Indigenous Peoples Day celebration

T Clearwater

I enjoyed this year’s Indigenous Peoples Day in ways I never have before. Most significant to me over all is that I am part of the school’s Native American Student Association (NASA) and I really get to enjoy not just being around other Indigenous students in a passive way, but in an active way.  

For our celebration of Indigenous Peoples Day this year, we decided to hold a student panel. This year our group wonderfully has students not only from the United States, but also a student from South America who identifies as Indigenous. This furthered our desire to have student panel as we have decided to work with La Raza Unida in a year-long theme of “Bridging Borders.”  

Too often infighting occurs in Indigenous communities over our differences. We don’t celebrate our similarities or address our shared tragedies of colonialism. I think the division between North, Central and Southern Indigenous folks only furthers the colonialism mindset and it’s not healthy for our communities. So, I have been so very excited and happy to hear that this year is focusing on our unity. 

Our speaker on Indigenous Peoples Day was Forest Hill, the stepfather of one of NASA’s officers and the MC of the event, Adrianna Tom. He was greatly motivating, humbling and heartwarming to listen to. Hill, upon being requested to sing, speak and drum at the event, decided to write a new song devoted to the land that the school and city are on – Dejope.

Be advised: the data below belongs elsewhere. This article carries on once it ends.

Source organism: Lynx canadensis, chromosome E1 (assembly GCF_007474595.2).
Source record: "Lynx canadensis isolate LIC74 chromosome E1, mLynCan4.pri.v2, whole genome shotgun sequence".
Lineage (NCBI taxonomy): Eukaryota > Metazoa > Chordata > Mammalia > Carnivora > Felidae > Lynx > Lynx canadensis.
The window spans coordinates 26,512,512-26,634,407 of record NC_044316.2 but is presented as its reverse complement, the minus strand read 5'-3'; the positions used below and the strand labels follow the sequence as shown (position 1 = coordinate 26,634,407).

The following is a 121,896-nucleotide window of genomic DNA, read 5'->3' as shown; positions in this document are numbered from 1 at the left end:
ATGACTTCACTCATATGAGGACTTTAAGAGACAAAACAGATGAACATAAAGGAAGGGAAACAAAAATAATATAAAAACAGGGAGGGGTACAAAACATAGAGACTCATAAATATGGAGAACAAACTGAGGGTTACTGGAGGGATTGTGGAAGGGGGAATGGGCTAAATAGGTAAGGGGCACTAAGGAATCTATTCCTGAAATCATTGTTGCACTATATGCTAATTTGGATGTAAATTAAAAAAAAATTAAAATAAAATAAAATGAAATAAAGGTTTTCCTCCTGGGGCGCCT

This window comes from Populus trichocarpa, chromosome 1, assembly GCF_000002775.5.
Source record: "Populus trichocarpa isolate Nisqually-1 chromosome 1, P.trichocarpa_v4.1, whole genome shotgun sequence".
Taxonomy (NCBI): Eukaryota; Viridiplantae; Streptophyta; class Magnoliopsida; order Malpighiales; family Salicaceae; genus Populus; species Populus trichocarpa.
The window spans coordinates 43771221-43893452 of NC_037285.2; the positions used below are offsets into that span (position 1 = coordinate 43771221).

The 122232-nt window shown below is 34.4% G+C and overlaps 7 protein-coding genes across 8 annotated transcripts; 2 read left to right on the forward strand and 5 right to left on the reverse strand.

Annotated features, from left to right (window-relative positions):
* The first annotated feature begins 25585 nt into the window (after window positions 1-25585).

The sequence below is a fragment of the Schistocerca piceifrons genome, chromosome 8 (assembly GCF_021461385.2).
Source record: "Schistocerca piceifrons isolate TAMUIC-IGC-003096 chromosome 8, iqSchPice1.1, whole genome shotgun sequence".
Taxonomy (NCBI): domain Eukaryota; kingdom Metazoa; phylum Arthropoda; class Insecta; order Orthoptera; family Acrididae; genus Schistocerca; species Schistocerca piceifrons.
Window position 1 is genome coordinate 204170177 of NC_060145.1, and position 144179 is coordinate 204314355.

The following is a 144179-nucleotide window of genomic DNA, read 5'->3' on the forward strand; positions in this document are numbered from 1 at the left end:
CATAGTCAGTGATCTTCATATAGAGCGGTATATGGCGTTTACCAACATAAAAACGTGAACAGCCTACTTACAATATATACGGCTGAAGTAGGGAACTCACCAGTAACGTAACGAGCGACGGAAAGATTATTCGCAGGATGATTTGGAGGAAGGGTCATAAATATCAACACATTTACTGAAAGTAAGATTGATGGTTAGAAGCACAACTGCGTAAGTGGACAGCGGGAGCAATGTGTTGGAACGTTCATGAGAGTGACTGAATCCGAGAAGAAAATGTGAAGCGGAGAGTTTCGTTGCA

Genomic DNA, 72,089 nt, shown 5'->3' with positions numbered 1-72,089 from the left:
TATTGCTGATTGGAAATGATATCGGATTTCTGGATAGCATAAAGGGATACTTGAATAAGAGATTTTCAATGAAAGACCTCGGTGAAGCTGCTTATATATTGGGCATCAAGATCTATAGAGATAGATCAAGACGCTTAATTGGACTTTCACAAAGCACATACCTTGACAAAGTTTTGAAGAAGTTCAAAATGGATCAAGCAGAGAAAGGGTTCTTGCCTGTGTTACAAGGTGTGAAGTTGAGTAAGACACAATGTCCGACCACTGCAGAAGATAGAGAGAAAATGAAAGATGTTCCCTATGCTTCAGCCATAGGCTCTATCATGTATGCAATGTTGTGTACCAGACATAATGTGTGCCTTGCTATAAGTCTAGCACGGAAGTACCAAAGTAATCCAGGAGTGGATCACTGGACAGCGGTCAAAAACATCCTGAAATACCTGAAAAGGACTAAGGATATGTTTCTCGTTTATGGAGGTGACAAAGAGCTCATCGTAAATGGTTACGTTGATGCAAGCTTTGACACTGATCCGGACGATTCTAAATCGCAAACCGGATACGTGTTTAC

Not only were Hill and his group amazing but so was every student on our panel. We talked about some base information about ourselves as well as our dreams and aspirations. But we also talked about some heavier stuff. We knew already from meetings before that the members of NASA can easily cry together but we didn’t want that to be the takeaway from Indigenous Peoples Day.  

Every heavy comment was completely sincere, from our hopes in our education and communities to our real experiences with discrimination suffered in the educational system off our reservations or in countries where they don’t have reservations but instead heavily mixed communities all over. Our student from South America has shared with us that she had never been involved with reservations, as her country doesn’t have them. For her as an Indigenous person, being open about that part of herself can cause a lot of hurtful situations. Her experiences, just like the rest of our experiences, truly break my heart and I hope she can find community with us here in the U.S. 

A member of La Raza Unida, Luis Hernandez, also shared his thoughts on the event. 

“The Indigenous Peoples Day event was an important day for multiple members of La Raza Unida. Oftentimes we don’t talk enough about the intersectionality in both groups. It is important to remember that Latinx Americans can also be Indigenous people,” Hernandez said.  

“Indigenous people from Latinx countries need to be heard and known about because they also experience daily discrimination. All of our members are truly honored to have shared a stage with the members of NASA who spoke so bravely and confidently at the panel. We are excited to see what will come out of this newly formed bond that should be spoken more about. I believe this is a great first step towards unity.”